JANESVILLE (WKOW) — Wisconsin’s population is aging and growing faster than our medical schools can train doctors to care for us all.
The Wisconsin Council on Medical Education & Workforce (WCMEW) released a report Tuesday that predicts by 2035, we could be 4,000 doctors short of what’s really needed in the state. An overall population increase of 12 percent is expected, but the 65 and up population will go up by 69 percent. Experts say because the older population uses medical services three and a half times more often as the average population, there will be a 25 percent increase in need for doctor services.
Rural areas could be hit hardest by the shortage, where access to doctors is already difficult, according to George Quinn, executive director of WCMEW. He says there have been improvements in the anticipated shortage since the first report in 2011, but more work still needs to be done to recruit medical students and keep doctors here after graduation.
"The more that you focus on Wisconsin background, the more successful you’ll be in retaining the physicians when they ultimately practice," says Quinn.
Only 33 percent of the students who study at medical schools in Wisconsin go on to become doctors here, but half of students who do their residency in Wisconsin stay here, according to Quinn.
Mercy Health in Janesville has a growing family medicine residency program that brings in six new residents a year and will enroll seven new ones next year. Residency Director Dr. James Horton says it’s important to introduce the young doctors to a variety of medical experiences in their training, to encourage them to consider rural practices. He got his start after his education in a small town and says while it can be a challenge to face fewer resources and sometimes lower pay, it’s rewarding getting to know the community.
"You get to hold their hand, you get to talk with them, and you get to know, not only the patient, but you get to know the family, and you get to see them in the grocery store and say hi," Horton says.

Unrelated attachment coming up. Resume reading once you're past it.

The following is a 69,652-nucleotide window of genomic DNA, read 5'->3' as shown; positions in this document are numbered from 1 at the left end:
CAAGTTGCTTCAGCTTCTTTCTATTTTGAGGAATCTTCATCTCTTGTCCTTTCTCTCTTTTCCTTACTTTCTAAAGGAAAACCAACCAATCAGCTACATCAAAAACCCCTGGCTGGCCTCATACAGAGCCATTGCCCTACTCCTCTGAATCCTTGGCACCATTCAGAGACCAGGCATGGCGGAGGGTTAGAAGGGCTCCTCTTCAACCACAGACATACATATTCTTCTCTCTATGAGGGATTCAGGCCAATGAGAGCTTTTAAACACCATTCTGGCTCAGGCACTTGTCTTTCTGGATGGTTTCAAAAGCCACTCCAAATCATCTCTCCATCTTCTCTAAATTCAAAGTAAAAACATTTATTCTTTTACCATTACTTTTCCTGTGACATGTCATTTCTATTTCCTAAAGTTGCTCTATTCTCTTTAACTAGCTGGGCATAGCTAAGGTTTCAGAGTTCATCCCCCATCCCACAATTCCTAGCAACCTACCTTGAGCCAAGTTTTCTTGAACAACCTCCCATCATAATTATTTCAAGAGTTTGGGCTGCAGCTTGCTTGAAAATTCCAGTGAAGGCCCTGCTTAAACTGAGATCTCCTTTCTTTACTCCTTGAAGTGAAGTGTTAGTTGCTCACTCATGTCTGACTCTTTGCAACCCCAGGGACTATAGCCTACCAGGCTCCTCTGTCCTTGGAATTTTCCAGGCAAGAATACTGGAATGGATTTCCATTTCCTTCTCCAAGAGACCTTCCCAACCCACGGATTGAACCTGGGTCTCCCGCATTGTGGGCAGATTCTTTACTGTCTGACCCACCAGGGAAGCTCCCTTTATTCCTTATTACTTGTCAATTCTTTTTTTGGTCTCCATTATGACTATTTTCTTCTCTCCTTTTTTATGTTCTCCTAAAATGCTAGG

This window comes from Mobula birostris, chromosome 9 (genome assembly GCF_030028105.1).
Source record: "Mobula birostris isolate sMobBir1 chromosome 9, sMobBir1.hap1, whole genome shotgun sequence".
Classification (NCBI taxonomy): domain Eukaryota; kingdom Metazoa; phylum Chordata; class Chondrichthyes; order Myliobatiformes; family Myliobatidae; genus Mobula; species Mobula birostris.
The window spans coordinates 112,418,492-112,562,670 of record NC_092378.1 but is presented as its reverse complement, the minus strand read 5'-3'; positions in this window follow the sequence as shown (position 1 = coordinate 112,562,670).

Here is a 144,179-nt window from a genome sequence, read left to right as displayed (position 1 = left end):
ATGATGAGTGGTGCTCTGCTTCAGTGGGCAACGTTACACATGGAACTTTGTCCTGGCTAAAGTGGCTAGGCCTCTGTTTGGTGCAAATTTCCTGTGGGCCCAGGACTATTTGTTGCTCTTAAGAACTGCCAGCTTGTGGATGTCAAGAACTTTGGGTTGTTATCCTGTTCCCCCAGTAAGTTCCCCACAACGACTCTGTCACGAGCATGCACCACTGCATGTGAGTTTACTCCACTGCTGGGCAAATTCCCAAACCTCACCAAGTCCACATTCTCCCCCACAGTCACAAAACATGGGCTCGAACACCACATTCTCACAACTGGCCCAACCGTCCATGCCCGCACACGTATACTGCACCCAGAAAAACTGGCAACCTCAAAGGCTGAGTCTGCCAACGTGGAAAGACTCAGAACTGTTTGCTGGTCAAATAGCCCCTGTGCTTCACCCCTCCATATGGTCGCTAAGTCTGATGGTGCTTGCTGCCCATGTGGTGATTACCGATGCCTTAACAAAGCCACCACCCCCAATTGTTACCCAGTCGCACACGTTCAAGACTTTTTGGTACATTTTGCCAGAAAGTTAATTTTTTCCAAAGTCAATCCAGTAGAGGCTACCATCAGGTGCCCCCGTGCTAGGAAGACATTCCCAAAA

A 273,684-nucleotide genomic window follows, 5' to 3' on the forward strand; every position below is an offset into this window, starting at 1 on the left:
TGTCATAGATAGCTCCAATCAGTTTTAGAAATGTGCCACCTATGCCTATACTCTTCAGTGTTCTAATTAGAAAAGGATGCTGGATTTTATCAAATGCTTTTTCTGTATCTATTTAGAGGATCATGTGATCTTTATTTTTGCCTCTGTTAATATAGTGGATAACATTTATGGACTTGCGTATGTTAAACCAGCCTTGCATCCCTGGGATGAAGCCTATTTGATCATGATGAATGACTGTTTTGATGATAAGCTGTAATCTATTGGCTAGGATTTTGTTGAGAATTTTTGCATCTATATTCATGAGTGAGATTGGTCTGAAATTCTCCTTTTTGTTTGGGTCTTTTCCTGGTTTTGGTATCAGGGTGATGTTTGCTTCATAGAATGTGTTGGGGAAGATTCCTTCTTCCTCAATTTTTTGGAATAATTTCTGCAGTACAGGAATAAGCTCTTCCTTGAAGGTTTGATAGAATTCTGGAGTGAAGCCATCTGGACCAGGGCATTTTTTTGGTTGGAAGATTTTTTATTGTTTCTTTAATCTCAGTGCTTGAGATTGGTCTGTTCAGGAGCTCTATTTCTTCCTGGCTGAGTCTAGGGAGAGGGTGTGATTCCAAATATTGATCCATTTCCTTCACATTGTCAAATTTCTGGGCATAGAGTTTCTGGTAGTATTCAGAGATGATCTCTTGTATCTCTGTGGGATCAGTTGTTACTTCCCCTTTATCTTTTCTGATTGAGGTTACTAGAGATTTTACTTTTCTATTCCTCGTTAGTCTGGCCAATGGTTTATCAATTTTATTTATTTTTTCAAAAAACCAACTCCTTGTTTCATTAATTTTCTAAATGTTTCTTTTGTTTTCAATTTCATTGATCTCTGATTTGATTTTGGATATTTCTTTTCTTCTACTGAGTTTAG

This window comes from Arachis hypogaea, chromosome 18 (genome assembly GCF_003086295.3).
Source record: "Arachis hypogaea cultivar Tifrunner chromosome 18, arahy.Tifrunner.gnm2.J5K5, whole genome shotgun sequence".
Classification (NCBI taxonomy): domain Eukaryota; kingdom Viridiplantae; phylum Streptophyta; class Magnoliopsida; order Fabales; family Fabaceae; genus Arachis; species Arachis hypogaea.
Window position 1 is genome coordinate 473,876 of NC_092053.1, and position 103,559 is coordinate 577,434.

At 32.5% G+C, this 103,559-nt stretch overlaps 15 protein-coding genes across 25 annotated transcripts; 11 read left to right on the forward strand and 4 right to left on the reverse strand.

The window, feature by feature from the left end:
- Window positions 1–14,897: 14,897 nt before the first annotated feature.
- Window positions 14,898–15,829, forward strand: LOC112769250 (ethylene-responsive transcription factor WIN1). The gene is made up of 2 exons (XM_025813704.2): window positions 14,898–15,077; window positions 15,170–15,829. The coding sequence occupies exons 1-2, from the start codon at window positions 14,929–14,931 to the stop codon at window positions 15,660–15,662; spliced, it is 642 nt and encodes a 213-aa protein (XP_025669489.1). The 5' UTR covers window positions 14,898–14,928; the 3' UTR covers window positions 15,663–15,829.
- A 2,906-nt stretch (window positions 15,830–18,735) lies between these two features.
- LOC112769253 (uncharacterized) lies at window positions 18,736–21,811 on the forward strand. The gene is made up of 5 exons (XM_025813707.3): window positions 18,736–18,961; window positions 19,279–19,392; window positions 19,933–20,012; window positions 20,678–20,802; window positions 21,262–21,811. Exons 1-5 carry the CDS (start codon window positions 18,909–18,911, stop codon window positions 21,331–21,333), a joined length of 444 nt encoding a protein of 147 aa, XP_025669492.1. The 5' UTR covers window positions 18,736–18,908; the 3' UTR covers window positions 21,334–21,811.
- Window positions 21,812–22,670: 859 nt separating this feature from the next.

Half of the students who graduated Mercy’s program last year went on to rural clinics or hospitals. Dr. Jared Stahlecker is in his third year with the program and is getting ready to decide where he’ll settle down once he’s done with his residency. He says he’s gotten experience in big cities, but he wants to be a small town doctor, even though there might be a shortage.
"Everywhere you wanna go they’re looking for physicians and coming from family practice the demand is even greater," Stahlecker says. "The problem is for the patients. I don’t think there’s enough of us to go around and in order to deliver quality care for the amount of patients is important and if there’s not enough of us, our time gets stretched too thin and we may not be able to deliver the quality that some people need."
The report lays out recommendations to reduce the projected physician shortage, including a continued focus on expanding residency programs in Wisconsin, a further improvement of the medical school infrastructure, an increased emphasis on recruitment and retention of doctors and a focus on team-based care to make doctors offices more efficient.
Quinn says in recent years, the state has invested $2.5 million in a grant program that has gotten 11 new residency programs started in less populated areas. That effort will bring 73 new doctors to essential areas like primary care, psychiatry and general surgery.
The Medical College of Wisconsin has stated two rural campuses, which will help bring doctors to northern Wisconsin. Plus, the school has also created two new residency programs in psychiatry. The UW School of Medicine and Public Health’s Wisconsin Academy for Rural Medicine has grown from just five students six years ago, to 25 students focusing on becoming doctors in smaller towns.